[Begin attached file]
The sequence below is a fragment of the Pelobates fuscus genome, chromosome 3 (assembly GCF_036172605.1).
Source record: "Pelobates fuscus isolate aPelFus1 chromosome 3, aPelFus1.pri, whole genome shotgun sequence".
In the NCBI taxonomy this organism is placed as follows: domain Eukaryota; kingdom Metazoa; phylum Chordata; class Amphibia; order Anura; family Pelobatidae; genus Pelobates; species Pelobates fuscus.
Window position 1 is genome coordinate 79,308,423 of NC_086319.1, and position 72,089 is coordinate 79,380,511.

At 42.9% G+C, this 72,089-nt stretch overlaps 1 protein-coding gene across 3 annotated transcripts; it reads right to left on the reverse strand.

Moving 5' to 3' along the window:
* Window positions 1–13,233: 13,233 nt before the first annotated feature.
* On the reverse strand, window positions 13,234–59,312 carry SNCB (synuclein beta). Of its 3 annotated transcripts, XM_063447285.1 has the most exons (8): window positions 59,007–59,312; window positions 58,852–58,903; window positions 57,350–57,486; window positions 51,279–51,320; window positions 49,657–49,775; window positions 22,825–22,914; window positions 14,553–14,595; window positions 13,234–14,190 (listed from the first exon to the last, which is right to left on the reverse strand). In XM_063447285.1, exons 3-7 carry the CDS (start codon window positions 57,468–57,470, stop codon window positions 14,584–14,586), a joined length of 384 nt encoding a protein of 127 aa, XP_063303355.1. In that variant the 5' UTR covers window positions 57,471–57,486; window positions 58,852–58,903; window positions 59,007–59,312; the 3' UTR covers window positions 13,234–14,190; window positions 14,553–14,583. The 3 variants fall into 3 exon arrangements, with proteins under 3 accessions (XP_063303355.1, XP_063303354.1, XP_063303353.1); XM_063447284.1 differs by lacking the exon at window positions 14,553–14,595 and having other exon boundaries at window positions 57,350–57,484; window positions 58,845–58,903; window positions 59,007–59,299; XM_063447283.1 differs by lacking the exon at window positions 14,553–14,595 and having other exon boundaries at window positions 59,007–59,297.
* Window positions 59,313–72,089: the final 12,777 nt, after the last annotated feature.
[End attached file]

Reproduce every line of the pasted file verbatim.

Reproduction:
The sequence below is a fragment of the Pelobates fuscus genome, chromosome 3 (assembly GCF_036172605.1).
Source record: "Pelobates fuscus isolate aPelFus1 chromosome 3, aPelFus1.pri, whole genome shotgun sequence".
In the NCBI taxonomy this organism is placed as follows: domain Eukaryota; kingdom Metazoa; phylum Chordata; class Amphibia; order Anura; family Pelobatidae; genus Pelobates; species Pelobates fuscus.
Window position 1 is genome coordinate 79,308,423 of NC_086319.1, and position 72,089 is coordinate 79,380,511.

At 42.9% G+C, this 72,089-nt stretch overlaps 1 protein-coding gene across 3 annotated transcripts; it reads right to left on the reverse strand.

Moving 5' to 3' along the window:
* Window positions 1–13,233: 13,233 nt before the first annotated feature.
* On the reverse strand, window positions 13,234–59,312 carry SNCB (synuclein beta). Of its 3 annotated transcripts, XM_063447285.1 has the most exons (8): window positions 59,007–59,312; window positions 58,852–58,903; window positions 57,350–57,486; window positions 51,279–51,320; window positions 49,657–49,775; window positions 22,825–22,914; window positions 14,553–14,595; window positions 13,234–14,190 (listed from the first exon to the last, which is right to left on the reverse strand). In XM_063447285.1, exons 3-7 carry the CDS (start codon window positions 57,468–57,470, stop codon window positions 14,584–14,586), a joined length of 384 nt encoding a protein of 127 aa, XP_063303355.1. In that variant the 5' UTR covers window positions 57,471–57,486; window positions 58,852–58,903; window positions 59,007–59,312; the 3' UTR covers window positions 13,234–14,190; window positions 14,553–14,583. The 3 variants fall into 3 exon arrangements, with proteins under 3 accessions (XP_063303355.1, XP_063303354.1, XP_063303353.1); XM_063447284.1 differs by lacking the exon at window positions 14,553–14,595 and having other exon boundaries at window positions 57,350–57,484; window positions 58,845–58,903; window positions 59,007–59,299; XM_063447283.1 differs by lacking the exon at window positions 14,553–14,595 and having other exon boundaries at window positions 59,007–59,297.
* Window positions 59,313–72,089: the final 12,777 nt, after the last annotated feature.